Online Advertising has been getting lots of attention, evidenced by Google’s Doubleclick acquisition, Microsoft’s aQuantive acquisition, and Yahoo’s RightMedia acquisition. My earlier post discusses additional potential roll-ups in the world of online advertising agencies.
Online video advertising, a relatively newer concept in Internet marketing, is fast becoming an important opportunity, evidenced in a study indicating that almost 6 viewers out of 10 watch video clips on the Internet. Google’s acquisition of YouTube for $1.65 billion clearly authenticated this trend, although monetization of these video viewership is still minimal.
According to eMarketer, online video advertising by 2010 will constitute 10% of all Internet marketing. Another study by Online Publishers Association shows that 44% of those watching an online video ad, after watching the advertisement took an action such as visiting a Web site, going to a store or requesting additional product information. According to Adams Media Research, advertisers by 2011, will spend approximately $1.7 billion on Internet video advertising.
I suspect, from now on, Microsoft will become more alert about what it needs to acquire, how soon, and at what price. Google, most likely, will try to crack this nut via internal R&D, and unless a startup comes up with rocket science technology and IP, that is protected by patents, their approach will likely be to challenge the droves of Computer Science Phds to justify their existence by coming up with the technology themselves. Yahoo, on the other hand, also needs to keep up the acquisitions.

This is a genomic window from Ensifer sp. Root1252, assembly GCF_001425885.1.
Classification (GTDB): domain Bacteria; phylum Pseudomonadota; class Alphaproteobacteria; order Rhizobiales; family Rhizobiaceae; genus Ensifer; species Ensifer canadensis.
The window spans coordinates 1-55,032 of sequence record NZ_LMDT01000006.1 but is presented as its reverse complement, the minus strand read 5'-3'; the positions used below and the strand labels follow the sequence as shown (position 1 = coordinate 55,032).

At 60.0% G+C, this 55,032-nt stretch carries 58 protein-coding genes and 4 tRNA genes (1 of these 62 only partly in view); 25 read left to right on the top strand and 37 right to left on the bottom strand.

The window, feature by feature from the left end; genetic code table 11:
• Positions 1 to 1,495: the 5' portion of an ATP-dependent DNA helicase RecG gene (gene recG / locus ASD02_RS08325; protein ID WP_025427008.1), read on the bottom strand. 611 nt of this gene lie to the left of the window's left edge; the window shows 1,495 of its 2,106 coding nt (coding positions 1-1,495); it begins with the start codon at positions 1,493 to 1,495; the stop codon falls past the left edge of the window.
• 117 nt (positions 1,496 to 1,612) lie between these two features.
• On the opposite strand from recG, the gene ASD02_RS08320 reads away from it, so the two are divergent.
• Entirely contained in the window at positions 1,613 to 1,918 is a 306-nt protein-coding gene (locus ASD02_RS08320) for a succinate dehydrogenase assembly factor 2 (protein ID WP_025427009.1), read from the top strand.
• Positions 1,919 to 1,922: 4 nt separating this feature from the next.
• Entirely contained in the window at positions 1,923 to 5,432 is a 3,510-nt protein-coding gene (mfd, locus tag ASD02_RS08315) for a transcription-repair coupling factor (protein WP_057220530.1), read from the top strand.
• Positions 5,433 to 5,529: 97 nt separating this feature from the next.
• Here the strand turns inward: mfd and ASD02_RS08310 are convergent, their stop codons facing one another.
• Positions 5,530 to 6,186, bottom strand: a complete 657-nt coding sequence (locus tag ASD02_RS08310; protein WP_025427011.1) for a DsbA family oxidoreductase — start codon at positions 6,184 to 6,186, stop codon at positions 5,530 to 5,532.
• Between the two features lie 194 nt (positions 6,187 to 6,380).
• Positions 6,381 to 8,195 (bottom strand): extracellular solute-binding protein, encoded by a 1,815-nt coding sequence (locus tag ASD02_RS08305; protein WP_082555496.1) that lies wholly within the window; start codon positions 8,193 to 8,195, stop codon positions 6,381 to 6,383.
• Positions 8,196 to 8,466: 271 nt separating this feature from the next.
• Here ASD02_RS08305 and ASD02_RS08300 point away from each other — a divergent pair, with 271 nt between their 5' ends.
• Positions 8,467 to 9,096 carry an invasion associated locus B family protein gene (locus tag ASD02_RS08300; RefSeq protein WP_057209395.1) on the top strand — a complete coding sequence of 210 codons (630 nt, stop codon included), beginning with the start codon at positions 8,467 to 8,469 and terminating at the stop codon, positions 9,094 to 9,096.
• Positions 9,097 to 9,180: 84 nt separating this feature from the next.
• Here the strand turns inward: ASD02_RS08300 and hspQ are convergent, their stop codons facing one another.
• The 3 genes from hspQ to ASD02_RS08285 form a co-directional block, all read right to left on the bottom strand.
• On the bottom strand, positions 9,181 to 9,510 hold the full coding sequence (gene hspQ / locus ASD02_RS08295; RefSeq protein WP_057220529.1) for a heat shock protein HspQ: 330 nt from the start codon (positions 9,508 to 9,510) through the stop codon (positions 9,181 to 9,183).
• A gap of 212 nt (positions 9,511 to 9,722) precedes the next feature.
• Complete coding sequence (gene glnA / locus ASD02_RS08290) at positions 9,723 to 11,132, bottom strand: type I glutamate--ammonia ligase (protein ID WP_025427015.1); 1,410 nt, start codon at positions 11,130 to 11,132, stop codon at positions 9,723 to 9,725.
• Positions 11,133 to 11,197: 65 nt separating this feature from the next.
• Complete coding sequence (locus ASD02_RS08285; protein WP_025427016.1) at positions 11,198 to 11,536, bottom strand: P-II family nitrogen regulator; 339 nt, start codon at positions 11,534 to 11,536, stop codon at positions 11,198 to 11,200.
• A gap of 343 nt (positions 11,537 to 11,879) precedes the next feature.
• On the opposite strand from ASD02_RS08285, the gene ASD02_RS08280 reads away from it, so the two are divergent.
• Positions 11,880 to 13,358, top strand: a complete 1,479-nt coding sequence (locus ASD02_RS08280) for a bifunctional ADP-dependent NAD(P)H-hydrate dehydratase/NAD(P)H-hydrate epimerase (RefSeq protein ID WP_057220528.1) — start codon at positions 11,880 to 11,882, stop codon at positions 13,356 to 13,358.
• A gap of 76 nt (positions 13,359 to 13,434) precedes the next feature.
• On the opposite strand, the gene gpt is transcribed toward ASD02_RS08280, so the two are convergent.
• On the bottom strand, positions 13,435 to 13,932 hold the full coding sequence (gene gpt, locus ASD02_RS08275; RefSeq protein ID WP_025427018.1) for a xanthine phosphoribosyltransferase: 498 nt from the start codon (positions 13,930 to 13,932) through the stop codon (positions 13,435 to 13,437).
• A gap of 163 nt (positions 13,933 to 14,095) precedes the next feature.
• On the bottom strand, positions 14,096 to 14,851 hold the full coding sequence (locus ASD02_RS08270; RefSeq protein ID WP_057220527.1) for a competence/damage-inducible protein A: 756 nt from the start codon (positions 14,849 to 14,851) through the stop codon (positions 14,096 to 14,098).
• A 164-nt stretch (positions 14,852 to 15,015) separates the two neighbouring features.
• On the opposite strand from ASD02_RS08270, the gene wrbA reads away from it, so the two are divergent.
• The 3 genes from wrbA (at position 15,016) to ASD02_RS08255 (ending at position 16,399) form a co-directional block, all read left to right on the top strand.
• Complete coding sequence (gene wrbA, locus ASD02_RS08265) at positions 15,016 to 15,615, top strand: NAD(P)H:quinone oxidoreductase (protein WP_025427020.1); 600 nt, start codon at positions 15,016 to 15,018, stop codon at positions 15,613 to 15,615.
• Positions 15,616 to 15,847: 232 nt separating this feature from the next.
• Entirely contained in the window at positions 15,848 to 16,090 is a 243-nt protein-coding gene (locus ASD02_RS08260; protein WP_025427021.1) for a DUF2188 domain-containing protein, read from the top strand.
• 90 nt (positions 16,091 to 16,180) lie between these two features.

So whom would Microsoft, Yahoo, and others acquire next to plug the holes in their video ad technology portfolio?
One of the more visible startups in the field is ScanScout. Based in Massachusetts, ScanScout, a new entrant to the race, claims to display relevant video ads based on the clips being viewed, similar to the way Google AdWords functions. It uses tags, metadata, colors, text and audio of a clip to identify video ads to be displayed. The organization demonstrated this by showing the advertisement of a sports car when cars were being discussed. ScanScout technology further allows customers to place additional ads so they appear as a conversation moves from one topic to another.
In addition to displaying keywords based ads, ScanScout offers advertisers to choose categories in which they want to show their ads. ScanScout gets a commission when Web site visitors click on a video ad. With ScanScout, advertisers can limit their ads from getting associated with undesirable content.
PureVideo Networks, parent of StupidVideos.com, Blip Networks, parent of blip.tv, and NBC Universal are some organizations that have so far tried ScanScout and seem to be impressed with the service. Microsoft finds ScanScout’s technology “pretty interesting stuff”.
ScanScout’s key investors include Georges Harik, earlier an executive with Google, where he assisted in the development of Google’s search technology. Other investors are General Catalyst Partners, Baseline Ventures, First Round Capital and Ron Conway, the Angel investor with a golden touch.
Scanscout looks like a possibility.